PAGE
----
Daly emigrates from Ireland to the United States as a young boy, arriving in New York City. He sells newspapers and works his way to California in time to join the gold rush in what is to become Virginia City, Nevada, and the fabulously rich silver diggings now known as the Comstock Lode, in 1860.
Daly gains experience in the mines of the Comstock under the direction of John William Mackay and James Graham Fair. While working in the mines of Virginia City, Daly meets and befriends George Hearst, father of William Randolph Hearst, and Lloyd Tevis, co-owners of the Ophir Mining Company. In 1872, Daly recommends purchase by the Hearst group of the Ontario silver mine, near Park City, Utah. In ten years, the Ontario produces $17 million and pays $6,250,000 in dividends.
Their business friendship extends for many years and helps establish the Anaconda Copper Mine in Butte, Montana. Daly originally comes to Butte in August 1876 to look at a mine, the Alice, as an agent for the Walker Bros. of Salt Lake City. The Walkers purchase the mine, install Daly as superintendent, and award him a fractional share of the mine.
Daly notices, while working underground in the Alice, that there are significant deposits of copper ore. He gains access into several other mines in the area and concludes that the hill is full of copper ore. He envisions an ore body several thousand feet deep, some veins of almost pure copper, and hundreds of millions of dollars. He urges his employers, the Walker Bros., to purchase the Anaconda and when they refrain, Daly purchases it himself. Daly finds his fortune on the Anaconda Copper Mine in Butte, after selling his small share of the Alice Mine for $30,000.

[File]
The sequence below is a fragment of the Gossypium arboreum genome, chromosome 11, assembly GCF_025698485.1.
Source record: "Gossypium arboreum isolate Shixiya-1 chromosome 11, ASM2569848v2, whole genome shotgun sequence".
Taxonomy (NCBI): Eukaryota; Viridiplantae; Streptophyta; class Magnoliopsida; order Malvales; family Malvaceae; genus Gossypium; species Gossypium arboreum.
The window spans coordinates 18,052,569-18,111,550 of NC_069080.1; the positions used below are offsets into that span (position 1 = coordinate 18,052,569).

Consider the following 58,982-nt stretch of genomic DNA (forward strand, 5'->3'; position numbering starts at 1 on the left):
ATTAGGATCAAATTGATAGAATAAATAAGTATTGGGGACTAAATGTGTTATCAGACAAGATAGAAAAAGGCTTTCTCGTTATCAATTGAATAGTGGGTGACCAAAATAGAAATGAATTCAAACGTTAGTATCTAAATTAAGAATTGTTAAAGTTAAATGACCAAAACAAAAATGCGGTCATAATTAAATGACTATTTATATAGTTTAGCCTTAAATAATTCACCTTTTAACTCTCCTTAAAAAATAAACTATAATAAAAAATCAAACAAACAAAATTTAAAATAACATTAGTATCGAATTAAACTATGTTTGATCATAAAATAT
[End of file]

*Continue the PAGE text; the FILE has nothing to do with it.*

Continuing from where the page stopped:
The Anaconda began as a silver mine, but Daly’s purchase is for the copper, found to be one of the largest deposits known at the time. However, he lacks the money to develop it, so he turned to Hearst, Haggin and Tevis. The first couple hundred feet within the mine are rich in silver, and took a few years to exhaust. By that time, Butte’s other silver mines are also playing out, so Daly closes the Anaconda, St. Lawrence, and Neversweat. Prices on surrounding properties drop and Daly purchases them. Then he re-opens the Anaconda. Due to Thomas Edison‘s development of the light bulb the world would need copper which is a very excellent conductor of electricity. Butte has copper, hundreds of thousands of tons of it, waiting to be taken from the ground.
He builds a smelter to handle the ore, and by the late 1880s, has become a millionaire several times over, and owner of the Anaconda Mining and Reduction Company. Daly owns a railroad, the Butte, Anaconda and Pacific Railroad, to haul ore from his mines to his smelter in Anaconda, a city he founds. He owns lumber interests in the Bitterroot Valley and a mansion and prized stables in the same valley, south of Missoula.
In 1894, Daly spearheads an energetic but unsuccessful campaign to have Anaconda designated as Montana’s state capital, but loses out to Helena. Daly is active in Montana politics throughout the 1890s, because of his opposition and intense rivalry with fellow copper king, and future U.S. Senator, William A. Clark. He attempts to keep Clark out of office by lavishly supporting his opponents.
Daly invests some of his money in horse breeding at his Bitterroot Stock Farm located near Hamilton, and is the owner/breeder of Scottish Chieftain, the only horse bred in Montana to ever win the Belmont Stakes.
In 1891, Daly becomes the owner of Tammany, said to be one of the world’s fastest racehorses in 1893. He also arranges the breeding of the great Sysonby, ranked number 30 in the top 100 U.S. thoroughbred champions of the 20th Century by The Blood-Horse magazine. However, Daly dies in New York City on November 12, 1900, before the horse is born.
Following his death, New York’s Madison Square Garden hosts a dispersal sale for the Bitterroot thoroughbred studs on January 31, 1901. One hundred eighty-five horses are sold for $405,525.